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Pig_Sam

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Today Sunday, Palmeiras might secure the Brazilian championship title. Nothing like Palmeiras’ official photographer Cesar Grecos’ 2015 Brazil Cup picture book to get you into the right spirit!

With more than 400 pictures spread over some 200 pages, this piece of art gives you the expected and unexpected, the official and the unofficial, the glamourous and not so glamourous moments of Palmeiras’ 2015 Brazil Cup campaign, leading up to the club’s third Cup title. Cesar Greco keeps it simple, with clean framing of the subjects, leading us into and through the day-to-day of the squad and everything surrounding it: training, travel, gearing up, play, post-game, medical, training, travel… Like in the best moments of TV Palmeiras, we come a bit closer to the actual human beings behind the celebrity mask: their anxieties, beliefs, superstitions.
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Photographer Cesar Greco with Zé Roberto at book launch

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Currently sold out at Amazon, the book is available on Netshoes.com.br for approximately US$25, but they only offer domestic shipping. If you live outside of Brazil, let me know and we’ll try to work something out.

Scoppia che la vittoria è nostra!
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Our supporters have been using the pig since 1986, convinced that Palmeiras’ then director of marketing João Roberto Gobatto had indeed come up with a solution to neutralize frequent smears from rival supporters (read full story here).

The hatcher of the plan has finally received his recognition: before last Sunday’s game against Internacional, Palmeiras officially presented The Pig as the club’s second mascot, baptising it “Gobatto”. Success is a given.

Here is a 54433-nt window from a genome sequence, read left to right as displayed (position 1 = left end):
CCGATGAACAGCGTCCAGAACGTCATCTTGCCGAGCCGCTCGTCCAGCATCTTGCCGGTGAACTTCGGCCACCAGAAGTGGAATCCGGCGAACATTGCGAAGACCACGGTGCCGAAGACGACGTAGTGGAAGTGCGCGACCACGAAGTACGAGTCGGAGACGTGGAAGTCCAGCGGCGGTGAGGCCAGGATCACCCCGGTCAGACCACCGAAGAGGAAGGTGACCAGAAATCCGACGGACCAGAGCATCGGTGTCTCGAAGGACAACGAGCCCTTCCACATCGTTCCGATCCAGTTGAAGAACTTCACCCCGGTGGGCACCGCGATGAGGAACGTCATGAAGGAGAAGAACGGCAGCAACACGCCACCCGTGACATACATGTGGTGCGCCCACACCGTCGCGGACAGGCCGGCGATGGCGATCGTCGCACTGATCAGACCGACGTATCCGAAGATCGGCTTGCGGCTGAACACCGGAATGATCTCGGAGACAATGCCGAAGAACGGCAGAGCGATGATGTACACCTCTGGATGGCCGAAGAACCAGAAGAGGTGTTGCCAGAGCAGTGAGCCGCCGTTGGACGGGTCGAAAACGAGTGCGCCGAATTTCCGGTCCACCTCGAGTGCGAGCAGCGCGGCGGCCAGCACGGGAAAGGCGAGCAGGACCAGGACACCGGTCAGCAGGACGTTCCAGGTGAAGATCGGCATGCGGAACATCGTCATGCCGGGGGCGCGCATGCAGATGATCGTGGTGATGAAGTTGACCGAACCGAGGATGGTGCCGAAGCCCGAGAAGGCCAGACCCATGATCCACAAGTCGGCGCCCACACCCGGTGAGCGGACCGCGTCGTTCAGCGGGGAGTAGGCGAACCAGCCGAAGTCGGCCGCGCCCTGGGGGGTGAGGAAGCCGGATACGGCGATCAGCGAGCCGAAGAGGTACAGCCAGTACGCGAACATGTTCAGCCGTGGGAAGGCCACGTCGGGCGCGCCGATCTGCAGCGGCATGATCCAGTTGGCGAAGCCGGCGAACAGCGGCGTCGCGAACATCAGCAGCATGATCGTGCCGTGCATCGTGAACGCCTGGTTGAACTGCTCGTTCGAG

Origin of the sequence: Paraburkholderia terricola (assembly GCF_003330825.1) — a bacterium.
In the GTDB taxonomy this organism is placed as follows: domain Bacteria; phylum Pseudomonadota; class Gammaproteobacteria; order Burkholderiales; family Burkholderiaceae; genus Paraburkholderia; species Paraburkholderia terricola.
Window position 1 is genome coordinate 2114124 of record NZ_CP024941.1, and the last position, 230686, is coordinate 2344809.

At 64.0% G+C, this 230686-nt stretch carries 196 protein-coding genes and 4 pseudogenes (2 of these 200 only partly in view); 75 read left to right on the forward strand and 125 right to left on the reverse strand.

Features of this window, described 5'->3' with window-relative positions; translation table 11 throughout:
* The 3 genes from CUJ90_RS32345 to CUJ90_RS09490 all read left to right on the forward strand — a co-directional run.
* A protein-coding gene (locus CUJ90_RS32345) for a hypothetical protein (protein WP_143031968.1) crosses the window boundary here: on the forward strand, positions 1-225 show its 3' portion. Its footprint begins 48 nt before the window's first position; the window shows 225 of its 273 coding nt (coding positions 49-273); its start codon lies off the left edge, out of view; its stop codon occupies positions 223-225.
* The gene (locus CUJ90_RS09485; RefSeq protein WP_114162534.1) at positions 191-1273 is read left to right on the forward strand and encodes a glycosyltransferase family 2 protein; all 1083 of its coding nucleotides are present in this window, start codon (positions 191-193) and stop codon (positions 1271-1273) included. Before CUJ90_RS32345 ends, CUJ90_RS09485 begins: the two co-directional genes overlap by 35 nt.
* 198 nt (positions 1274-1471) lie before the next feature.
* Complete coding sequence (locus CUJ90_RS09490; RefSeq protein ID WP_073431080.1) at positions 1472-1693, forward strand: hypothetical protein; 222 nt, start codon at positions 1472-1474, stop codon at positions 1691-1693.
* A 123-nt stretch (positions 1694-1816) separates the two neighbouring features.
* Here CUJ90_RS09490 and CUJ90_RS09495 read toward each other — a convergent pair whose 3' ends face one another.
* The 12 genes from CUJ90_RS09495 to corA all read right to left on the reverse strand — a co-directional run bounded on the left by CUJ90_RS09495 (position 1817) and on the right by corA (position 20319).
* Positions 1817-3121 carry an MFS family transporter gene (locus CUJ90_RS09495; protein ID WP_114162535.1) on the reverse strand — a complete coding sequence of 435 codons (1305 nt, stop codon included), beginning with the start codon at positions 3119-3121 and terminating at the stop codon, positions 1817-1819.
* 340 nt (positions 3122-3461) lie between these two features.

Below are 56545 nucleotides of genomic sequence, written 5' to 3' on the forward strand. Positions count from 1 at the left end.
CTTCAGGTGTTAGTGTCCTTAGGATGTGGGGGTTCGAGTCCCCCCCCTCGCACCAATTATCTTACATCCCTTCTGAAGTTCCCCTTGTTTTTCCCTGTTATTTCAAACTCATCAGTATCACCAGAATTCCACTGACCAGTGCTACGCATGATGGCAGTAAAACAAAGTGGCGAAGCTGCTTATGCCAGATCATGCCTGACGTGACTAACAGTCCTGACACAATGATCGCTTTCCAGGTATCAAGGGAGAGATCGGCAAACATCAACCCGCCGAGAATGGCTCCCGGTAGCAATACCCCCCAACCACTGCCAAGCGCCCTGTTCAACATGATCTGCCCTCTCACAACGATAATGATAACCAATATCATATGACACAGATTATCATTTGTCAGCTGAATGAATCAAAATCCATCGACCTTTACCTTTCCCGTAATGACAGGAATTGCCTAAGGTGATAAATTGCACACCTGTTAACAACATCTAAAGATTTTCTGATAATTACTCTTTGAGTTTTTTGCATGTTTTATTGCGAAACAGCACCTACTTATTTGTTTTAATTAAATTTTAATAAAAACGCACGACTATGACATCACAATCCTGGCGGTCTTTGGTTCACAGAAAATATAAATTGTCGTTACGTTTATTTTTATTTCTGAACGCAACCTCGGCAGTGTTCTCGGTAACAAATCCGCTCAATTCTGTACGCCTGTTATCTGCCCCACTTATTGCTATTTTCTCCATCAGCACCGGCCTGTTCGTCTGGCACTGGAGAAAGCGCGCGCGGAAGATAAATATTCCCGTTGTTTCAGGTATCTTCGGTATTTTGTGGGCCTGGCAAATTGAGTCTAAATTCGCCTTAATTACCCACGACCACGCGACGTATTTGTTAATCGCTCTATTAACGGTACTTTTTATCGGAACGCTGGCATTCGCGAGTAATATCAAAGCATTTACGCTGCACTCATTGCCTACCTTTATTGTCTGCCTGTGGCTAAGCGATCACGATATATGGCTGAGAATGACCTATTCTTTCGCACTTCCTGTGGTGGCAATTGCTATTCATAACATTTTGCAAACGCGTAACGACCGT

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Scoppia che la vittoria è nostra!

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In part I of the interview with Cesar Greco, Palmeiras’ official photographer, we learnt about his early steps as a professional and how a typical week at Palmeiras might look like. In this second and last part, he tells us a bit more about the challenges and peculiarities of his profession, what gear he uses, and brings out some extra memorable moments from his days at Palmeiras.
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VitÛria da Conquista x Palmeiras

Prass and Jackson looking to clear the airspace against Vitória da Conquista during Palmeiras’ first game in the 2015 Brazil Cup campaign, Lomanto Juniro stadium, March 2015

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Anything Palmeiras: Cesar, what would you say are the main challenges when shooting a game of football?

Cesar Greco: Each game is unique, and the challenges and variables are as unique as the game itself.  The structure of the stadium, lighting (day and night), climatic conditions, the organizers’ regulations, positioning in the field (always a battle to get best possible conditions to execute your work), speed of mobile Internet service… These and many other technical and physical aspect will influence the result. The photojournalist must be very flexible and prepared to find solutions to successfully cover a football game. And every game is a learning experience.

AP: During games, do you interact with supporters at all?

CG: I don’t. I focus on my tasks, seeking not to interfere in the action in any way.

Now, the opposite is not necessarily the case. I frequently get cussed at, even been spat at. Also by our own supporters [laughs]. It’s no secret our supporters aren’t particularly fond of the press. And supporters often don’t know I’m not only a palmeirense, but actually working for the club. I end up getting my share. One day, I’ll be famous and they’ll stop cursing at me [laughs].
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Brincadeira especial

Prass toys around with a little girl, bearer of Down’s syndrome and dressed as a fairy, after a training session at the Football Academy, October 2015

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AP: Are there additional challenges being a supporter and a professional at the same time?